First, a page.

They have successfully printed a 1.5m-wide UAV as part of a research project looking at 3D printing of complex designs.
Low production costs might lead to the printing of 3D unmanned aircraft that could be disposable and sent on one-way flights for delivery, search or reconnaissance purposes, says the University.
A test flight has been completed as a glider, and researchers are now developing an electric ducted fan propulsion system to fit into the airframe's central spine. They plan to develop the craft for guidance by GPS or camera technology, controlled by an operator wearing first person-view goggles.
"Following successful flight testing, we are working to incorporate blended winglets and twin ducted fan propulsion," said Dr Garth Nicholson who led the project.
"We are also investigating full on-board data logging of flight parameters, autonomous operation by GPS, and control by surface morphing technology. Concepts for novel ducted fan designs are also being investigated".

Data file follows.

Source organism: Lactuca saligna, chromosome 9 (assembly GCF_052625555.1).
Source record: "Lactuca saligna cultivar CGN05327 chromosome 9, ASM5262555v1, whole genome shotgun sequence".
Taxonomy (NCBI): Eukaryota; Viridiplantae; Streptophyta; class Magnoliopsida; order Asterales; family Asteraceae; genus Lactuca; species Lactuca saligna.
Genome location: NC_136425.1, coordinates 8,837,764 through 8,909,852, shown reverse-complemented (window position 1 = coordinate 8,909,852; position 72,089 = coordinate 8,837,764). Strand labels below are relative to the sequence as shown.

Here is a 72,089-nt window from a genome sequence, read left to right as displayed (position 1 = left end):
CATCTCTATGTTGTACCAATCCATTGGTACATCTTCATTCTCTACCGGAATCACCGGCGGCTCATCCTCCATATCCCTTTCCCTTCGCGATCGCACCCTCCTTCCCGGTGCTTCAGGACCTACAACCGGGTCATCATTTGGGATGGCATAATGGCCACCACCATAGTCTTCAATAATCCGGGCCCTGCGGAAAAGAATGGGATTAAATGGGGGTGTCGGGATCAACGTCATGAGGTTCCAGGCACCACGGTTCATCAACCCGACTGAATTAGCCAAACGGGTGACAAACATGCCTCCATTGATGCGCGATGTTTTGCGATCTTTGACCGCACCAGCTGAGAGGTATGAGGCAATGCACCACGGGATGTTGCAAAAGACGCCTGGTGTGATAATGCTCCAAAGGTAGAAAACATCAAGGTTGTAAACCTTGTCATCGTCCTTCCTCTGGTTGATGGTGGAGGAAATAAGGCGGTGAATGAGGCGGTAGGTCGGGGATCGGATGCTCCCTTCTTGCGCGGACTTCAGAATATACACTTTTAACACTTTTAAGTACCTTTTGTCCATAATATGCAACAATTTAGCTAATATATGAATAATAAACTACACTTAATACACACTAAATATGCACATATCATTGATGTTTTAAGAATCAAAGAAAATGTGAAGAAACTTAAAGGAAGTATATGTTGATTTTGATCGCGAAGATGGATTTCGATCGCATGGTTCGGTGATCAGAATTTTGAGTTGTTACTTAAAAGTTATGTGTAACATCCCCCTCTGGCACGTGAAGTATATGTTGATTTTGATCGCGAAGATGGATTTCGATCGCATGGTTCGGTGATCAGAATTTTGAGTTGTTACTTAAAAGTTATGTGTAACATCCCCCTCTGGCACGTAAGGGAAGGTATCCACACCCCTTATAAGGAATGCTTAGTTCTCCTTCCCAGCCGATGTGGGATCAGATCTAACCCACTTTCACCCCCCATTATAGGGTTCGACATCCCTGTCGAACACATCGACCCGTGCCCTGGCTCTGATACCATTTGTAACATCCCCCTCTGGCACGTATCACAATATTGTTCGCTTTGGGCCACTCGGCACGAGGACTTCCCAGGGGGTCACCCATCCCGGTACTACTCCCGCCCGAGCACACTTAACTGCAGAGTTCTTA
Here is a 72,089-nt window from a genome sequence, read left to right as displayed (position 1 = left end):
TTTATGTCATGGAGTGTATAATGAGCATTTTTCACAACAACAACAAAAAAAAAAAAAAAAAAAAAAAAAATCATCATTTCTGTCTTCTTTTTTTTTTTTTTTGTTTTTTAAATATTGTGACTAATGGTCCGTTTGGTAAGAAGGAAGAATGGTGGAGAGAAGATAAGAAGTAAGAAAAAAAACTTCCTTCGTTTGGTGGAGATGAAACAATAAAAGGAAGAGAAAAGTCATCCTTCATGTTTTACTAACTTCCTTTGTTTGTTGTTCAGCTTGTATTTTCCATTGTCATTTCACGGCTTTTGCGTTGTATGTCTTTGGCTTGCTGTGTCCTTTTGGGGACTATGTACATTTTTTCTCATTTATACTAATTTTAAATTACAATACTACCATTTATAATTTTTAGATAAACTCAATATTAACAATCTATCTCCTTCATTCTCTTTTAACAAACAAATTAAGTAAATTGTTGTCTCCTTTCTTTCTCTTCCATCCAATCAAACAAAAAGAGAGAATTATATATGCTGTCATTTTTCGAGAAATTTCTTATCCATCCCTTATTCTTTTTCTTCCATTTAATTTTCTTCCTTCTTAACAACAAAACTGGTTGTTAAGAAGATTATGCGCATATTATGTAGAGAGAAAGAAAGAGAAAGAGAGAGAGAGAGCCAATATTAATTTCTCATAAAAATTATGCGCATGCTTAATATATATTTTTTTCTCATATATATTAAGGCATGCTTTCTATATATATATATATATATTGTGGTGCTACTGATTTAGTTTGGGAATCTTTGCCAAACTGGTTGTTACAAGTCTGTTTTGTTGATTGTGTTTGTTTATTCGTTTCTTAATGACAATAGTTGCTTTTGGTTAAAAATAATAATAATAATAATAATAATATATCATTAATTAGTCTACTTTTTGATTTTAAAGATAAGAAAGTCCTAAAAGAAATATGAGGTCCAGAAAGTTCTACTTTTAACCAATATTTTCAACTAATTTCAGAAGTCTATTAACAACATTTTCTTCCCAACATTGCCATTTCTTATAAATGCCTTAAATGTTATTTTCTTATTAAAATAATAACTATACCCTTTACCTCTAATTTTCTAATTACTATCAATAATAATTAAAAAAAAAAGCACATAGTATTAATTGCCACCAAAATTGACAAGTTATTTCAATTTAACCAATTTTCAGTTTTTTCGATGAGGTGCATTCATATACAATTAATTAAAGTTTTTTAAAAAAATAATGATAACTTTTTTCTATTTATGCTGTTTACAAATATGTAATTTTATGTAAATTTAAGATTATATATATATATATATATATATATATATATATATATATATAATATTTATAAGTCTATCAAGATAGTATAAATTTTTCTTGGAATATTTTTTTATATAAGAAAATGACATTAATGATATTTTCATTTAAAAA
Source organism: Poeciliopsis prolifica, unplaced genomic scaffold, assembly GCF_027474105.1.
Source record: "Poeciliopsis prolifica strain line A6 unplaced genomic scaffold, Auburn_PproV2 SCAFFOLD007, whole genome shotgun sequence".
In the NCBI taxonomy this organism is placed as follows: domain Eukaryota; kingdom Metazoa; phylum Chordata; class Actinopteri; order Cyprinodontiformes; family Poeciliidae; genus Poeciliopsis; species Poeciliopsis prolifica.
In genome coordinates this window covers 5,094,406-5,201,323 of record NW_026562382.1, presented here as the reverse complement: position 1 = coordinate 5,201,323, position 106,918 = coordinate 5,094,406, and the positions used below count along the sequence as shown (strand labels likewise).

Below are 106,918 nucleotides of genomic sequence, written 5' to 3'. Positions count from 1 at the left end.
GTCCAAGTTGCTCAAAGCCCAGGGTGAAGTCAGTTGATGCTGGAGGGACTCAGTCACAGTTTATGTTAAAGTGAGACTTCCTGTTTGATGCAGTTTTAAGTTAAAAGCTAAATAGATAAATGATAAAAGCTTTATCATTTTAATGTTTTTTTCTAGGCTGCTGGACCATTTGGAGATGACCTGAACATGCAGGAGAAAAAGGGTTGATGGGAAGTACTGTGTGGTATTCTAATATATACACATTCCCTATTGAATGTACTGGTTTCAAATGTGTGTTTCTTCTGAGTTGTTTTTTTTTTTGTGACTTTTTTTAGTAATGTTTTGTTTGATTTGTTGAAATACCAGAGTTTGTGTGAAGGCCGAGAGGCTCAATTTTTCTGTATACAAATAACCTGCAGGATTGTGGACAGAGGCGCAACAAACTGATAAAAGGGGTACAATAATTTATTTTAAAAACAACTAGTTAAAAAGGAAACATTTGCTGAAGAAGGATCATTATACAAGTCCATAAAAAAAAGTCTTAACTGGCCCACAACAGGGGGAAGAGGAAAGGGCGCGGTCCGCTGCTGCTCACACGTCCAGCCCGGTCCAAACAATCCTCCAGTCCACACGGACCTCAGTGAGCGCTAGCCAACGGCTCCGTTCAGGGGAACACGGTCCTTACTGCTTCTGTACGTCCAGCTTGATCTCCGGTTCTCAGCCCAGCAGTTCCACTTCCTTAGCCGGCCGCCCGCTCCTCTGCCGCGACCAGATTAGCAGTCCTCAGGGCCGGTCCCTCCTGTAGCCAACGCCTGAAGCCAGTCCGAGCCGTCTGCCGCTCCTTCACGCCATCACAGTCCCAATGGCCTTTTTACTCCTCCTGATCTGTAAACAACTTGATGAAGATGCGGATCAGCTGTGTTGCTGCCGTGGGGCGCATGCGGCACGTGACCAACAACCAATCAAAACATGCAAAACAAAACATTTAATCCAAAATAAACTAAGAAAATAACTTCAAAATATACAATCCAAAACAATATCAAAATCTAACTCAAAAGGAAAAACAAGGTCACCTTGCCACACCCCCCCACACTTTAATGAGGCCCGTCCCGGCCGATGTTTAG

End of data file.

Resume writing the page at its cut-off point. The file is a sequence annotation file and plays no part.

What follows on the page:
Weighing 2kg and made from thermoplastic, the Sheffield UAV is made of nine parts that snap together.
The engineers are currently evaluating nylon as a printing material. This would make the UAV 60 per cent stronger with no increase in weight, says the University.
The University of Sheffield Advanced Manufacturing Research Centre (AMRC) with Boeing is a centre for advanced machining and materials research for aerospace and other high-value manufacturing sectors.